To Assume means to make an…

I was thinking about assumptions today. Back when I first started on the Internet (back when alt. was the only way to chat and MUDs were causing people to flunk out of school) your username and your finger file were what people had to go by. When I used a female username, I was treated as date bait and when I used a male username, or even an indeterminate one, I was treated as one of the guys. That sounds a bit unfair, and it is. Even if I IDd myself as female, and used a male name, I was treated reasonably. I came to the conclusion (supported by my male friends) that it was presumed, when using a female name, that I was a guy acting out a bad stereotype (or that I was possibly some sort of technohooker).

But dong let me get sidetracked, the discussion here isn’t a boy versus girl one. Rather, it’s a case of presumption on the part of the participant. I’ve been mistaken for male, queer, libertarian, democrat, what have you and in each case it has simply been because the person I was interacting with had made a presumption that we were
the same. A person who had never met me, outside of an online chat room or comment string or other semi anonymous format had, barring additional proofs, decided we shared the same opinions and background.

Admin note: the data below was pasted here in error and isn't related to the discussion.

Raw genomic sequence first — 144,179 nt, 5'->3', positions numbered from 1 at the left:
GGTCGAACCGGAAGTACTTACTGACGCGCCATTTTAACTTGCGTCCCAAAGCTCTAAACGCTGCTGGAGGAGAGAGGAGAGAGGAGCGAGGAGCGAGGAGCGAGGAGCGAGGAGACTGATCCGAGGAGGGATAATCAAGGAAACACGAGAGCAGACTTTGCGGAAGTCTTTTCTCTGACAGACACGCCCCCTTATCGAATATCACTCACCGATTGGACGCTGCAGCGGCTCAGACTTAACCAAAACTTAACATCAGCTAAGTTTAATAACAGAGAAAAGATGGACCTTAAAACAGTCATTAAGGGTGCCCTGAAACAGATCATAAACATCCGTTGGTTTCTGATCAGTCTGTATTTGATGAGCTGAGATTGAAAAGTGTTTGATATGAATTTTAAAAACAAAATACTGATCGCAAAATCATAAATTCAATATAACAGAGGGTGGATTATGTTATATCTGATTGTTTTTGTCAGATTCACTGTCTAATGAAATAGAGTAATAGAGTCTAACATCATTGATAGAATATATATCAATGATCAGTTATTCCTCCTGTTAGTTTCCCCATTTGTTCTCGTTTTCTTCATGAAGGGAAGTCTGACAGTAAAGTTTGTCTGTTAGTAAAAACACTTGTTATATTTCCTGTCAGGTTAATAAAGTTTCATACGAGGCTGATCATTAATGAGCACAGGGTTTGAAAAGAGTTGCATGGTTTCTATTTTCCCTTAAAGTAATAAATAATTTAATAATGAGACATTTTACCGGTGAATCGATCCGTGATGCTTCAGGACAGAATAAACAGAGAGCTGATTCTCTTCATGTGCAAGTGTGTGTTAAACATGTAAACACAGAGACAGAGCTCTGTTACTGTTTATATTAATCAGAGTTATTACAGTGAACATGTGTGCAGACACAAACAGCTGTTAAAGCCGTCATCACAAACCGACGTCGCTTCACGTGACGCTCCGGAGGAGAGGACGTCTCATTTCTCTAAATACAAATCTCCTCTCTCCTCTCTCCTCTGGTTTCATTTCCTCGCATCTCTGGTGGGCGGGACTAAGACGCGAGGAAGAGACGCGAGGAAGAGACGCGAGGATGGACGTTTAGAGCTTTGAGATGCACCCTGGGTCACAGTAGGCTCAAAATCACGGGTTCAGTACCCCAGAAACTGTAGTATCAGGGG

Now, I know the Internet is a great equalizer, it allows people to transcend appearances and interact on a presumeably purer level, without preconceptions. But what I’m seeing is that preconceptions seem to be there *anyway*, that the mind fills the void left by the absence of face to face contact.

Is that better? Instead of assigning social stereotypes, were making an ever greater leap by assuming someone is just like us (and committing social faux pas like making social or racist or political comments we might not otherwise speak aloud).

It also speaks to responsibility on the part of the online user.  If you choose a username like “Baambi” or “A**munch”, that’s a deliberate choice on your part, that impression is one you are sending deliberately.  Is it really fair, therefore, to get pissed if someone treats you in a fashion that suits the identity you are imparting?  The socialy and crimminally minded do this all the time in reverse (or so the media would have us think).  They deliberately give the impression of nice, upstanding, harmless citizen while behind the scenes thier motives might be something far less harmless.

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